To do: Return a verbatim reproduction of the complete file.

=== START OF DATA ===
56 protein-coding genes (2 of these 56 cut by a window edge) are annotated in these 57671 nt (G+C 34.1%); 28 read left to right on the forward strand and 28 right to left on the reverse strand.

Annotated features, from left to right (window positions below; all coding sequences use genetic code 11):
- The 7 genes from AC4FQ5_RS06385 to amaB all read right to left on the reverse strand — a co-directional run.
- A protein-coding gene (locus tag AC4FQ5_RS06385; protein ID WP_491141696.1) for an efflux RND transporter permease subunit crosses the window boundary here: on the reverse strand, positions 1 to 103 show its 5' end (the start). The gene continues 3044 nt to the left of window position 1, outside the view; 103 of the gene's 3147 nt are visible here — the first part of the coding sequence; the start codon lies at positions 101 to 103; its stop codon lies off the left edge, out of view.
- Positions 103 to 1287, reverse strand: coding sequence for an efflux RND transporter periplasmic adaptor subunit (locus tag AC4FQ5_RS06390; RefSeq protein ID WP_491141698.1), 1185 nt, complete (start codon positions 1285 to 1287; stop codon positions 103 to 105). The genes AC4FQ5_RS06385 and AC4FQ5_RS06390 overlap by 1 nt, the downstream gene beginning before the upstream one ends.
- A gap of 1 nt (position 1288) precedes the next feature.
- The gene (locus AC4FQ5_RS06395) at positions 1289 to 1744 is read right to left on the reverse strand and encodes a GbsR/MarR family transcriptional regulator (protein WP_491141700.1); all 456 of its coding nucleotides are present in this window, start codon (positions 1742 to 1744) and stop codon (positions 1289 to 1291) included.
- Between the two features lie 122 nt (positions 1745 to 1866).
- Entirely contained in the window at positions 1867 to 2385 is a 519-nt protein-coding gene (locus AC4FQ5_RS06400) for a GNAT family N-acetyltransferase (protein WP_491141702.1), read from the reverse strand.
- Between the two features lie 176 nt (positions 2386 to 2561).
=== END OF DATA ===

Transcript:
56 protein-coding genes (2 of these 56 cut by a window edge) are annotated in these 57671 nt (G+C 34.1%); 28 read left to right on the forward strand and 28 right to left on the reverse strand.

Annotated features, from left to right (window positions below; all coding sequences use genetic code 11):
- The 7 genes from AC4FQ5_RS06385 to amaB all read right to left on the reverse strand — a co-directional run.
- A protein-coding gene (locus tag AC4FQ5_RS06385; protein ID WP_491141696.1) for an efflux RND transporter permease subunit crosses the window boundary here: on the reverse strand, positions 1 to 103 show its 5' end (the start). The gene continues 3044 nt to the left of window position 1, outside the view; 103 of the gene's 3147 nt are visible here — the first part of the coding sequence; the start codon lies at positions 101 to 103; its stop codon lies off the left edge, out of view.
- Positions 103 to 1287, reverse strand: coding sequence for an efflux RND transporter periplasmic adaptor subunit (locus tag AC4FQ5_RS06390; RefSeq protein ID WP_491141698.1), 1185 nt, complete (start codon positions 1285 to 1287; stop codon positions 103 to 105). The genes AC4FQ5_RS06385 and AC4FQ5_RS06390 overlap by 1 nt, the downstream gene beginning before the upstream one ends.
- A gap of 1 nt (position 1288) precedes the next feature.
- The gene (locus AC4FQ5_RS06395) at positions 1289 to 1744 is read right to left on the reverse strand and encodes a GbsR/MarR family transcriptional regulator (protein WP_491141700.1); all 456 of its coding nucleotides are present in this window, start codon (positions 1742 to 1744) and stop codon (positions 1289 to 1291) included.
- Between the two features lie 122 nt (positions 1745 to 1866).
- Entirely contained in the window at positions 1867 to 2385 is a 519-nt protein-coding gene (locus AC4FQ5_RS06400) for a GNAT family N-acetyltransferase (protein WP_491141702.1), read from the reverse strand.
- Between the two features lie 176 nt (positions 2386 to 2561).